The opinion of the court was delivered by: Justice Rathje
In separate petitions for adjudication of wardship, the State charged respondents, K.C. and S.D., with criminal trespass to a vehicle (720 ILCS 5/21-2 (West 1996)). The State later amended the petitions to include charges under sections 4-102(a)(1) and 4-102(a)(2) of the Illinois Vehicle Code (625 ILCS 5/4-102(a)(1), (a)(2) (West 1996)). Respondents moved to strike the amendments, arguing that sections 4-102(a)(1) and 4-102(a)(2) potentially punish wholly innocent conduct without requiring a culpable mental state and therefore violate the due process clauses of the Illinois and United States Constitutions (Ill. Const. 1970, art. I, §2; U.S. Const., amend. XIV). The circuit court of Cook County agreed with respondents and dismissed the amended counts. The State appealed directly to this court pursuant to Supreme Court Rule 603 (134 Ill. 2d. R. 603).
SECTION 4-102 OF THE ILLINOIS VEHICLE CODE
Section 4-102 reads, in relevant part:
"Offenses relating to motor vehicles and other vehicles-Misdemeanors.
(a) It is a violation of this Chapter for:
(1) A person, without authority to do so, to damage a vehicle or to damage or remove any part of a vehicle;
(2) A person, without authority to do so, to tamper with a vehicle or go in it, on it, or work or attempt to work any of its parts, or set or attempt to set it in motion;
(b) Sentence. A person convicted of a violation of this Section shall be guilty of a Class A misdemeanor. A person convicted of a violation of this Section a second or subsequent time, shall be guilty of a Class 4 felony." 625 ILCS 5/4-102 (West 1996).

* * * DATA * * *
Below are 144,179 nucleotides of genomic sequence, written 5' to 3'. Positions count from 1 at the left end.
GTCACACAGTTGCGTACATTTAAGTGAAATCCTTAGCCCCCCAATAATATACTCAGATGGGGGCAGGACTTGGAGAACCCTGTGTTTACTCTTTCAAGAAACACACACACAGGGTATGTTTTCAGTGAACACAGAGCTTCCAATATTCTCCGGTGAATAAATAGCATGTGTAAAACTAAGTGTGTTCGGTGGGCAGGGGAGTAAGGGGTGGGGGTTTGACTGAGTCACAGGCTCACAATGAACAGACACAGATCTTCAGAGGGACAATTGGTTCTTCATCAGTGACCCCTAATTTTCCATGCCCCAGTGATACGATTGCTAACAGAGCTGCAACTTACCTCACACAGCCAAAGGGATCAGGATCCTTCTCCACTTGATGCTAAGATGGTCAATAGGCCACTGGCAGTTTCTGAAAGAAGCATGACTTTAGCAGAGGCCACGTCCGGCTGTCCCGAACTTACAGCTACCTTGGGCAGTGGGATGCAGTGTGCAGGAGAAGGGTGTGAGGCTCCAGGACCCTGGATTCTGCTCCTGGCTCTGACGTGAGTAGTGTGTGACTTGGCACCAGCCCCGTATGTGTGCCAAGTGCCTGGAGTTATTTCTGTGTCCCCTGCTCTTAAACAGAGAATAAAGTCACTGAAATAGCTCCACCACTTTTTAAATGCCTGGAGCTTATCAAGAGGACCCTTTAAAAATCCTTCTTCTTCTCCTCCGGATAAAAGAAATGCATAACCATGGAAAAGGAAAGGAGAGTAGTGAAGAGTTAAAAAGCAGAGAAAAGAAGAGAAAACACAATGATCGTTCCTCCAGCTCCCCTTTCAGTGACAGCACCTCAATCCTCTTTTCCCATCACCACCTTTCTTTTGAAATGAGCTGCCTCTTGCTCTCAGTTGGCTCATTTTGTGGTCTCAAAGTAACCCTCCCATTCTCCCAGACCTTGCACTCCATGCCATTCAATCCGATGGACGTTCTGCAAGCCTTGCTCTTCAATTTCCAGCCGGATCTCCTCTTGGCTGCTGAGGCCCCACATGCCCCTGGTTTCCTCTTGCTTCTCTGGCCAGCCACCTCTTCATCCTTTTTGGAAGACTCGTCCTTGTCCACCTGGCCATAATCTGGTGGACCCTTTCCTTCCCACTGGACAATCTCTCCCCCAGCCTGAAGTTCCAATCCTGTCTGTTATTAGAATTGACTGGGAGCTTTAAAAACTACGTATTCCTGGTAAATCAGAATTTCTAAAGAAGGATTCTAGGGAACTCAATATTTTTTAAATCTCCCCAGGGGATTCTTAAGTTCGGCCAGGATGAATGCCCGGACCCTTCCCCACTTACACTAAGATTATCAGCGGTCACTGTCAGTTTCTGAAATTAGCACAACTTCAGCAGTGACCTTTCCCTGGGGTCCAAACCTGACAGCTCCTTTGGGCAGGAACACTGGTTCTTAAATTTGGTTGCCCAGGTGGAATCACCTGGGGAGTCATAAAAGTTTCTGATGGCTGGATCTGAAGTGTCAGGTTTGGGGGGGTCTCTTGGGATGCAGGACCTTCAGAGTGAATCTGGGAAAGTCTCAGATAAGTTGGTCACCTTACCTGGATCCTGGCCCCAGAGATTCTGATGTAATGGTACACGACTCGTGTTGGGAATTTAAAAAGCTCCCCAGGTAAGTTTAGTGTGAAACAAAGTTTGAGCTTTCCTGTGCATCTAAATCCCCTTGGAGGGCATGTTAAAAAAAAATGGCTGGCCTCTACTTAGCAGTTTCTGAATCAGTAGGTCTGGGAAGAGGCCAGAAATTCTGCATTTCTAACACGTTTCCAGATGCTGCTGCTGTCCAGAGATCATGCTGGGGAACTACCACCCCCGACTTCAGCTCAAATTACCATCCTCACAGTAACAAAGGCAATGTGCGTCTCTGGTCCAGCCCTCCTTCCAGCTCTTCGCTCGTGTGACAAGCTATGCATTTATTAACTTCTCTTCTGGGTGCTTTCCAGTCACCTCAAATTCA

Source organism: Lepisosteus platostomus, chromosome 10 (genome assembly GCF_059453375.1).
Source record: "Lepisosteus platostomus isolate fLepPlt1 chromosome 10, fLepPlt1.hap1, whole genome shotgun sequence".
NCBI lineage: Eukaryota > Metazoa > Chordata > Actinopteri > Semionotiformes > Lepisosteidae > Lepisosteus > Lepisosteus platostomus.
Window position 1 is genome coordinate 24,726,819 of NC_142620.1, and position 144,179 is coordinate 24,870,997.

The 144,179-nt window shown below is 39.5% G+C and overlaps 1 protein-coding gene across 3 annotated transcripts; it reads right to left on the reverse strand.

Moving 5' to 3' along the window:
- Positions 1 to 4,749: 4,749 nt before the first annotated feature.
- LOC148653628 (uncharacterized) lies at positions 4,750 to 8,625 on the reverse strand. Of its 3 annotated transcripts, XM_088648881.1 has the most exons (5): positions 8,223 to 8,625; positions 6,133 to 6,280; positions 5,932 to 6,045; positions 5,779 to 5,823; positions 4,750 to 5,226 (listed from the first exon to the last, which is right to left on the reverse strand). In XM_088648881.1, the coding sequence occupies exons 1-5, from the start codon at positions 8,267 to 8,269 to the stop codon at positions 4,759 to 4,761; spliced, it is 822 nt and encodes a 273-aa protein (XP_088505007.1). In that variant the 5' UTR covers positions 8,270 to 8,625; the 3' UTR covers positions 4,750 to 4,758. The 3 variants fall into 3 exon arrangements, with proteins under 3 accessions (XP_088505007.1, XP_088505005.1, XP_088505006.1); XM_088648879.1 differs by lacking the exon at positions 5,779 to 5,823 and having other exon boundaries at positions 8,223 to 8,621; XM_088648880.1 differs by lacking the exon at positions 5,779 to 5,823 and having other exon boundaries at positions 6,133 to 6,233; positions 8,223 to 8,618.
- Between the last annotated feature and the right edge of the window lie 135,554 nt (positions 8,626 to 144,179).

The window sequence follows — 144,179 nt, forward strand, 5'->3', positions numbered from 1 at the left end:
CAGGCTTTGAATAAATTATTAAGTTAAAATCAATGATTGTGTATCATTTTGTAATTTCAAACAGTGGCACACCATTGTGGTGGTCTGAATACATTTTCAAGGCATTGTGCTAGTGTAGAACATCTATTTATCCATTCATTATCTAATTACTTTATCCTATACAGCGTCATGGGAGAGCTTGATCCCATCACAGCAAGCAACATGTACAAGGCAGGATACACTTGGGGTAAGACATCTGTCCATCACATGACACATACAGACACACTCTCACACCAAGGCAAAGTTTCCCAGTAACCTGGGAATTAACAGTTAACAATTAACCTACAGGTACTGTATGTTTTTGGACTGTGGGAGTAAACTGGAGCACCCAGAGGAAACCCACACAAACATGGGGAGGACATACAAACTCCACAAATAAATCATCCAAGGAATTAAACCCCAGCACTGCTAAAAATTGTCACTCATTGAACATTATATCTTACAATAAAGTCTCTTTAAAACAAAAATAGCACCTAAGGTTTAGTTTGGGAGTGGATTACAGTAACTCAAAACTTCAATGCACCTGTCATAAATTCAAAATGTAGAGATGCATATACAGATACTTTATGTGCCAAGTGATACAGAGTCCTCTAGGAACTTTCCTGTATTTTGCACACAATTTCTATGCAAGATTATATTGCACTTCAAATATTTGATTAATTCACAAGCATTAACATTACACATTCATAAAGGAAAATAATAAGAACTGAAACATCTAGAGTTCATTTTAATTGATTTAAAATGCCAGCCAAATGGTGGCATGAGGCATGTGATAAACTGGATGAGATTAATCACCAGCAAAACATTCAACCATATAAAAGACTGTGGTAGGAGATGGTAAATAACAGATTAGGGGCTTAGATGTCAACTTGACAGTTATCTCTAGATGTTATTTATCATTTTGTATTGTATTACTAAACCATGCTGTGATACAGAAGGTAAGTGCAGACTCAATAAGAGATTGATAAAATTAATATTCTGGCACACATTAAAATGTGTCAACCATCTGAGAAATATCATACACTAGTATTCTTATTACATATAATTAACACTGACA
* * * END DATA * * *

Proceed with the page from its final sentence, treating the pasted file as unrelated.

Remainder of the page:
A person convicted of a Class A misdemeanor faces a maximum fine of $2,500 (730 ILCS 5/5-9-1(a)(2) (West Supp. 1999)) and a maximum prison term of 364 days (730 ILCS 5/5-8-3(a)(1) (West 1996)). A person convicted of a Class 4 felony faces a maximum fine of $25,000 (730 ILCS 5/5-9-1(a)(1) (West Supp. 1999)) and a maximum prison term of three years (730 ILCS 5/5-8-1(a)(7) (West 1996)).
The threshold question in this case is whether the trial court correctly concluded that sections 4-102(a)(1) and 4-102(a)(2) impose absolute liability. In deciding whether the legislature intended to establish an absolute liability offense, this court considers the guidelines that the legislature set forth in section 4-9 of the Criminal Code of 1961 (720 ILCS 5/4-9 (West 1996)), which states:
"A person may be guilty of an offense without having, as to each element thereof, one of the mental states described in Sections 4-4 through 4-7 if the offense is a misdemeanor which is not punishable by incarceration or by a fine exceeding $500, or the statute defining the offense clearly indicates a legislative purpose ...